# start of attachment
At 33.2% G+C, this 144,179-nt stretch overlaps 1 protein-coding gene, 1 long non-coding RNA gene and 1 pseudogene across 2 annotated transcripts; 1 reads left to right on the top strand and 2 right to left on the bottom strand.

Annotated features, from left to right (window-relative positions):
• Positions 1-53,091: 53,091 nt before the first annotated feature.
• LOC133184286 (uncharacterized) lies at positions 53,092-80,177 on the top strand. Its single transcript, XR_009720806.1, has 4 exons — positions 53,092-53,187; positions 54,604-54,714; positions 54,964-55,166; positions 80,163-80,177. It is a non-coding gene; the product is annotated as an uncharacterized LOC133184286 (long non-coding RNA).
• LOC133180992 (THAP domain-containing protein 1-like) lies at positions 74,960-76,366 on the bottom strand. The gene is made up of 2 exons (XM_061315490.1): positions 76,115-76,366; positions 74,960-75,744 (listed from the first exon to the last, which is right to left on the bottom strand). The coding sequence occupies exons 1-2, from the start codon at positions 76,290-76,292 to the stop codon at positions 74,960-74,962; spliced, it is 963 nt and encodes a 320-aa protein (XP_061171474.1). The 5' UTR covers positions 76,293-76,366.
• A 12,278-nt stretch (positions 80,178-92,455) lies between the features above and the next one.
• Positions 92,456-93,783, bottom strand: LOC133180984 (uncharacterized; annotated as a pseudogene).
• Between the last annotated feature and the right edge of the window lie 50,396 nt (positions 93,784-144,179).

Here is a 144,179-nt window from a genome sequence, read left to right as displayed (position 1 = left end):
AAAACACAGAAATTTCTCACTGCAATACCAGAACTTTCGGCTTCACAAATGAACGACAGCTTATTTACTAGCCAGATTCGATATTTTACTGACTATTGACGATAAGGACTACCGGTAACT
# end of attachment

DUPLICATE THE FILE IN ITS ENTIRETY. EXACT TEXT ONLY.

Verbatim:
At 33.2% G+C, this 144,179-nt stretch overlaps 1 protein-coding gene, 1 long non-coding RNA gene and 1 pseudogene across 2 annotated transcripts; 1 reads left to right on the top strand and 2 right to left on the bottom strand.

Annotated features, from left to right (window-relative positions):
• Positions 1-53,091: 53,091 nt before the first annotated feature.
• LOC133184286 (uncharacterized) lies at positions 53,092-80,177 on the top strand. Its single transcript, XR_009720806.1, has 4 exons — positions 53,092-53,187; positions 54,604-54,714; positions 54,964-55,166; positions 80,163-80,177. It is a non-coding gene; the product is annotated as an uncharacterized LOC133184286 (long non-coding RNA).
• LOC133180992 (THAP domain-containing protein 1-like) lies at positions 74,960-76,366 on the bottom strand. The gene is made up of 2 exons (XM_061315490.1): positions 76,115-76,366; positions 74,960-75,744 (listed from the first exon to the last, which is right to left on the bottom strand). The coding sequence occupies exons 1-2, from the start codon at positions 76,290-76,292 to the stop codon at positions 74,960-74,962; spliced, it is 963 nt and encodes a 320-aa protein (XP_061171474.1). The 5' UTR covers positions 76,293-76,366.
• A 12,278-nt stretch (positions 80,178-92,455) lies between the features above and the next one.
• Positions 92,456-93,783, bottom strand: LOC133180984 (uncharacterized; annotated as a pseudogene).
• Between the last annotated feature and the right edge of the window lie 50,396 nt (positions 93,784-144,179).

Here is a 144,179-nt window from a genome sequence, read left to right as displayed (position 1 = left end):
AAAACACAGAAATTTCTCACTGCAATACCAGAACTTTCGGCTTCACAAATGAACGACAGCTTATTTACTAGCCAGATTCGATATTTTACTGACTATTGACGATAAGGACTACCGGTAACT